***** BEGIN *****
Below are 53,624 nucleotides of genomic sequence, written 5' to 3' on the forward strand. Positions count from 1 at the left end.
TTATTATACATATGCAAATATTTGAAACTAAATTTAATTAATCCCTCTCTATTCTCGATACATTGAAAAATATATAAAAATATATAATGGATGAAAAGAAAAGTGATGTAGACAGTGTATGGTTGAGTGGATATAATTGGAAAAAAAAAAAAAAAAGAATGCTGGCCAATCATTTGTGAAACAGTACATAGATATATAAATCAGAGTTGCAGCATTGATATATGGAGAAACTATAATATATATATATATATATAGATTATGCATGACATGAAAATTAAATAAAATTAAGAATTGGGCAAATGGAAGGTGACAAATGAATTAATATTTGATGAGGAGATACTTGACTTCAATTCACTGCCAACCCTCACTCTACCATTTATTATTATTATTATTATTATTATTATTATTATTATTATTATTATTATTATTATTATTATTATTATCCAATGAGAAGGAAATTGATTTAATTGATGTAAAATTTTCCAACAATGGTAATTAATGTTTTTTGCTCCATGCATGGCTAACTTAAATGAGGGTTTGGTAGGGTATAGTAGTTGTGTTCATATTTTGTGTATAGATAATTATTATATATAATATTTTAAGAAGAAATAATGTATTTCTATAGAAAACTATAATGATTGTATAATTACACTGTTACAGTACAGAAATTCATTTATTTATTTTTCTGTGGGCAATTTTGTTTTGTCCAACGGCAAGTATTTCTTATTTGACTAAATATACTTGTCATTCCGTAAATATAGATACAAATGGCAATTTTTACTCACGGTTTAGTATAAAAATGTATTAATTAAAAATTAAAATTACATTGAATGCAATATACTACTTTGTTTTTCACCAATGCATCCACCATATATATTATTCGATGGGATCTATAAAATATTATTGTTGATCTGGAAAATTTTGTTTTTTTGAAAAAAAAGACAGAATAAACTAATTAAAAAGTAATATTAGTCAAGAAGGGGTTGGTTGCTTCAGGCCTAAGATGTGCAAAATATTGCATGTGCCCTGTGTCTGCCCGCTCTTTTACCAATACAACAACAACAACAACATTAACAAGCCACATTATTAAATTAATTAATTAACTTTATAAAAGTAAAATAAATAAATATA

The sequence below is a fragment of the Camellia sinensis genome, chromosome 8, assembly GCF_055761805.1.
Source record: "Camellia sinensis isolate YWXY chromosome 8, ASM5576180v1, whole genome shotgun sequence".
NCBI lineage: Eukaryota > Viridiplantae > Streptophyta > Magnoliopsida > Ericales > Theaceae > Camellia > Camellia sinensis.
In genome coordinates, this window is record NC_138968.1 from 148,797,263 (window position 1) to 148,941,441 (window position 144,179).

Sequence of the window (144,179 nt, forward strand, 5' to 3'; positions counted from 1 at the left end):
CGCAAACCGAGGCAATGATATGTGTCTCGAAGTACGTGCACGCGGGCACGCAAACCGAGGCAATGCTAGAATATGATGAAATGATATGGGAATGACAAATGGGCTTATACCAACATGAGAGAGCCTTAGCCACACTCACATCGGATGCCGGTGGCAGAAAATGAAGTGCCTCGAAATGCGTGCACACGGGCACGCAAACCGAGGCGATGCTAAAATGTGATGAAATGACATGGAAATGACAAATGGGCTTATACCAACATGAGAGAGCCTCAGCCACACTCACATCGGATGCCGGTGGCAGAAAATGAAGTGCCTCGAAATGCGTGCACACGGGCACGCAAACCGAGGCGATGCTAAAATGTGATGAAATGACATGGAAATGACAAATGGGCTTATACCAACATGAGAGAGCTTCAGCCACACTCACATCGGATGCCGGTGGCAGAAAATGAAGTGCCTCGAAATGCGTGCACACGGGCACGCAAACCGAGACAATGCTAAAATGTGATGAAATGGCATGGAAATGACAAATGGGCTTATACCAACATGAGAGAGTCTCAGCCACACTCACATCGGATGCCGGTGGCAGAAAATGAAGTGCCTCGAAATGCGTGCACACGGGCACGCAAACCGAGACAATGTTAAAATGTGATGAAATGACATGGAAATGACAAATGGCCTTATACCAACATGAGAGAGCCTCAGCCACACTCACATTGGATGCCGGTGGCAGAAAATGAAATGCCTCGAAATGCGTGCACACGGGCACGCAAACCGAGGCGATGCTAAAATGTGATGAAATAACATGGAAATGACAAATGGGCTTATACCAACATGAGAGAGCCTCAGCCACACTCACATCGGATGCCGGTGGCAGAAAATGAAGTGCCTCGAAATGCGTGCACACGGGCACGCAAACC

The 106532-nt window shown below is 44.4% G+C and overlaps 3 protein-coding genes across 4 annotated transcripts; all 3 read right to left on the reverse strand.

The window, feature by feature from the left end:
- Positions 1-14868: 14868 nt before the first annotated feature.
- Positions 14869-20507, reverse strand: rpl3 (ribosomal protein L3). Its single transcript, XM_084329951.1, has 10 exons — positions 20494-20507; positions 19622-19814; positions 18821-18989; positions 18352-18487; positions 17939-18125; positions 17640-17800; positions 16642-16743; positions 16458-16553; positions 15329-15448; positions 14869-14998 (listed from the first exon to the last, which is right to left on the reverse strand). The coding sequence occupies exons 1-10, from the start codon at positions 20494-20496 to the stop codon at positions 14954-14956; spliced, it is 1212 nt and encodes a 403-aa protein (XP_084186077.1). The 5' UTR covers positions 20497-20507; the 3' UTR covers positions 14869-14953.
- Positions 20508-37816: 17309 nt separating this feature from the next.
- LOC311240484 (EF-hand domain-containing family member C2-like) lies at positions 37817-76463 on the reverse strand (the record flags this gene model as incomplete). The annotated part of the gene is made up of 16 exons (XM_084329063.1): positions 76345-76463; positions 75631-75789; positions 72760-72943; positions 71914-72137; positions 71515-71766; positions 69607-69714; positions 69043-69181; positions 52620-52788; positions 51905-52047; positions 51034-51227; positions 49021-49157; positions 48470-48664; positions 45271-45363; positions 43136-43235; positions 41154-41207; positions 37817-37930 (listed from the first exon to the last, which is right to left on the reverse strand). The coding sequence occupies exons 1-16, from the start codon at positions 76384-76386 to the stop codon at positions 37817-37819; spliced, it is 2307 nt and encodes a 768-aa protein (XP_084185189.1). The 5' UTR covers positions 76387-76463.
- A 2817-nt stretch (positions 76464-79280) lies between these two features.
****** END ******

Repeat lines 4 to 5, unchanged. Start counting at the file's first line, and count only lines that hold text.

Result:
Source record: "Camellia sinensis isolate YWXY chromosome 8, ASM5576180v1, whole genome shotgun sequence".
NCBI lineage: Eukaryota > Viridiplantae > Streptophyta > Magnoliopsida > Ericales > Theaceae > Camellia > Camellia sinensis.